One of the keys to the Nets success in the December matchup was holding Kyle Lowry, Danny Green, and Fred Van Vleet to just 13 combined points. D’Angelo Russell put up 29, 5 and 5 and Spencer Dinwiddie had 17 points and 8 assists. It’s quite clear which backcourt won that match-up. Holding those three players to such a low scoring total isn’t going to happen again, but some more containment of Toronto’s guards will be necessary considering the Nets weakened big man rotation. The Raptors added another guard Thursday, Patrick McGraw, formerly of the Warriors and Cavaliers.

With Jared Dudley and Rondae Hollis-Jefferson both hurt, there are going to be some extra big man minutes to be thrown around. One possibility is playing Treveon Graham at the 4. Another answer, and my preferred one, is just playing Ed Davis a whole bunch of minutes. The former Raptor is averaging 11.5 points and 17.5 rebounds per 36 minutes and the team just plays great when he’s out there. He has an insane 129 Offensive Rating and 106 Defensive Rating and those numbers pass the eye test. His rebounding, his screens, his ability to defend. The team just moves well with Ed on the court. Play him a ton and see what happens.

Another advantage the Nets might use is their ability to drive and draw fouls. Ibaka and Siakam are good, but they’re both prone to sending shooters to the line and the Nets rank first in the league in drives per game and fifth in the league in free throws attempted, hitting 18.9 per game. Free points are great, so look for Spencer Dinwiddie and Jarrett Allen, the Nets two leading free throw takers not counting Caris (get well SOON), to get to the line in this one.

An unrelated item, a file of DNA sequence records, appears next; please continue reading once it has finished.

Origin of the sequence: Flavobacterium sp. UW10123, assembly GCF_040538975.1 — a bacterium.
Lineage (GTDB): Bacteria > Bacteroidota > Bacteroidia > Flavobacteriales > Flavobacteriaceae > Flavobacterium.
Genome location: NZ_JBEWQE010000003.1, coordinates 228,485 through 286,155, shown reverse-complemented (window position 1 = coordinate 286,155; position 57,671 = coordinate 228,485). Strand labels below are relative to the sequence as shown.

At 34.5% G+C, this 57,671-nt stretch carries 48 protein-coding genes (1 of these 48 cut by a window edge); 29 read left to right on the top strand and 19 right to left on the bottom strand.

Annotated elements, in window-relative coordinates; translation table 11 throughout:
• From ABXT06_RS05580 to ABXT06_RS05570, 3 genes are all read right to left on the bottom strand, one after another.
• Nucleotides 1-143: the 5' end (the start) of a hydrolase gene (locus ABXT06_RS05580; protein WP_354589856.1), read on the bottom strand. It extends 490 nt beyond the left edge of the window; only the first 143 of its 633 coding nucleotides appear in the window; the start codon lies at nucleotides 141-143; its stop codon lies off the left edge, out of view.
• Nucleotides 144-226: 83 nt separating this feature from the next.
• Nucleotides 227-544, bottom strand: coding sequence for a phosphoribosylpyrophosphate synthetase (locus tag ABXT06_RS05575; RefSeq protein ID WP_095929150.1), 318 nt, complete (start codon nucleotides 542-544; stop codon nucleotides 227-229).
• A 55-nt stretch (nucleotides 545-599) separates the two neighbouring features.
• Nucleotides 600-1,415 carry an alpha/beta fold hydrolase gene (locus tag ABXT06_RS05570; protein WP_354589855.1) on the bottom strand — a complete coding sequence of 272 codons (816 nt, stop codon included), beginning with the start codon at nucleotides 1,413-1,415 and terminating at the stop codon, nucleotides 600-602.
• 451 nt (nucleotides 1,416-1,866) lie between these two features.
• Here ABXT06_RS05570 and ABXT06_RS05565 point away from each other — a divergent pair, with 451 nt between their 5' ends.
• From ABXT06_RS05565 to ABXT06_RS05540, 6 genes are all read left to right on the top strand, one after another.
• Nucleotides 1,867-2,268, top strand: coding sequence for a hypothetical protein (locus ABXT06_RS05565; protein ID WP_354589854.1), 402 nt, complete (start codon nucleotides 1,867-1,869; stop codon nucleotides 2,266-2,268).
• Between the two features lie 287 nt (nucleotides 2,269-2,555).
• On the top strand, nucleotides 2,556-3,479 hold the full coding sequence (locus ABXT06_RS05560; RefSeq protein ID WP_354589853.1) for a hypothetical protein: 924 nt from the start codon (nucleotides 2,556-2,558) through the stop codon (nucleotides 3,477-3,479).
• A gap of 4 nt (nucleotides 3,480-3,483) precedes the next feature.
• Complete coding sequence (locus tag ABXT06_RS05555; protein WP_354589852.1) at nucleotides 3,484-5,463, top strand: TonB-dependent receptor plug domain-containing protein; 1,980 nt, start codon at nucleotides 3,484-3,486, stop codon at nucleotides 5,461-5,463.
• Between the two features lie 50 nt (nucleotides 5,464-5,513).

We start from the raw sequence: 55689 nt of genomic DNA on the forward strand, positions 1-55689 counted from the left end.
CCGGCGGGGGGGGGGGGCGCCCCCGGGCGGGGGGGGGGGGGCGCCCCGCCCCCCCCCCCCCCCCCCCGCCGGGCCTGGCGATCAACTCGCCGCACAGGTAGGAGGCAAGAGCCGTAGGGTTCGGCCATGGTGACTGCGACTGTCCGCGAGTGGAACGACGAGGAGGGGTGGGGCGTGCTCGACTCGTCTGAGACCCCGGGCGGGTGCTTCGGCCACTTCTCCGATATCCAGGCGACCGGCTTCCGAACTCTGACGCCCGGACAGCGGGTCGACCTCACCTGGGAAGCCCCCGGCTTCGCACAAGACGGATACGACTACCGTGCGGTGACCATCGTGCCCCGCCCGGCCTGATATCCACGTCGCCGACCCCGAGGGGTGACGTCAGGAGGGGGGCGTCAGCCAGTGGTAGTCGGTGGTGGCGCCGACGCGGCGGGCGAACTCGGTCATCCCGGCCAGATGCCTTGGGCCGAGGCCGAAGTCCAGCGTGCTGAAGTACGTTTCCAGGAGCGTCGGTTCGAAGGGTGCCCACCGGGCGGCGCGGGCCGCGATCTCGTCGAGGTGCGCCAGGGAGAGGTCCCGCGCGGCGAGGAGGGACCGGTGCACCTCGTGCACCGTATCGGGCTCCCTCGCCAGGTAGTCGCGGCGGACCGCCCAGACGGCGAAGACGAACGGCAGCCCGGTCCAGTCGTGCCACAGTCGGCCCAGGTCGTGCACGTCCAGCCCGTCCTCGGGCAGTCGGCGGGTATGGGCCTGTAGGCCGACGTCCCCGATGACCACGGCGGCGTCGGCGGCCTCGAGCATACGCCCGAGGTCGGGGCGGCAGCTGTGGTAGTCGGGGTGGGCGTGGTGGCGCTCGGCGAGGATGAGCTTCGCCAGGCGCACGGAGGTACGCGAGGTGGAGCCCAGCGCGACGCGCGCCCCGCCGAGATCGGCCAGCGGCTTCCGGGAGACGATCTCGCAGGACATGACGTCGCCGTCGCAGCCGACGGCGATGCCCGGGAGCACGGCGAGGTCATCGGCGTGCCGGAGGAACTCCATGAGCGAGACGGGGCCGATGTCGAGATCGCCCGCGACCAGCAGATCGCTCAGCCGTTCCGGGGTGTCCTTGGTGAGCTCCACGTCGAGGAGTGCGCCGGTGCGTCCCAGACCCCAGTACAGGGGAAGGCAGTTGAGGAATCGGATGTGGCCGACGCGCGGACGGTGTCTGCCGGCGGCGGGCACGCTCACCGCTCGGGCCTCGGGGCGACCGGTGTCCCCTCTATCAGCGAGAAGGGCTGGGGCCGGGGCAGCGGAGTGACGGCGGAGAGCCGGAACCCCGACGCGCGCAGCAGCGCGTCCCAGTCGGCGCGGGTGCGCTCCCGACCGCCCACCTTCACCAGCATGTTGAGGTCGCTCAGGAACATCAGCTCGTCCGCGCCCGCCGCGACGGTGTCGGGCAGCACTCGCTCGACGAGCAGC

Player To Watch

Told you Kawhi was going to get his own section. The dream free agent signing for plenty of Nets fans, Kawhi is proving to the league that he is still a legitimate superstar. He’s scoring a career high 27.3 points per game and really doesn’t look like he’s lost too much explosiveness on offense or mobility on defense.

I mean, he’s 27 anyway, unless your name is LeBron James that bounce is going to start fading at some point. Kawhi’s game has always been foundationally sound enough to handle a loss of a bit of athleticism, and he’s still a nightmare individual defender as well as an efficient scorer. He’s shooting 50 percent from the field and 36 percent from deep while taking 7.8 free throws and converting 84 percent of them. He’s an MVP candidate, period.

Every Nets fan has in either the back or front of their minds the idea the Nets might be able to go out and sign Kawhi this summer. It doesn’t seem that crazy especially if we’re operating in a future where Kawhi is leaving the Raptors.

There aren’t that many teams that will even be able to afford him, and the Nets will probably have a meeting at the very least. Much has been made about his tangential ties to Brooklyn with the Spurs connection and whatever is going on with Uncle Dennis, but the biggest draw will be the basketball. If the Nets go out and get another win against Toronto on Friday, it can’t hurt their case.

From The Vault

Winning the seven game playoff series against the Raptors in 2014 was easily one of the best moments of my Nets fandom.

Enjoy.

For a different perspective, head on over to Raptors HQ, our sister on SB Nation.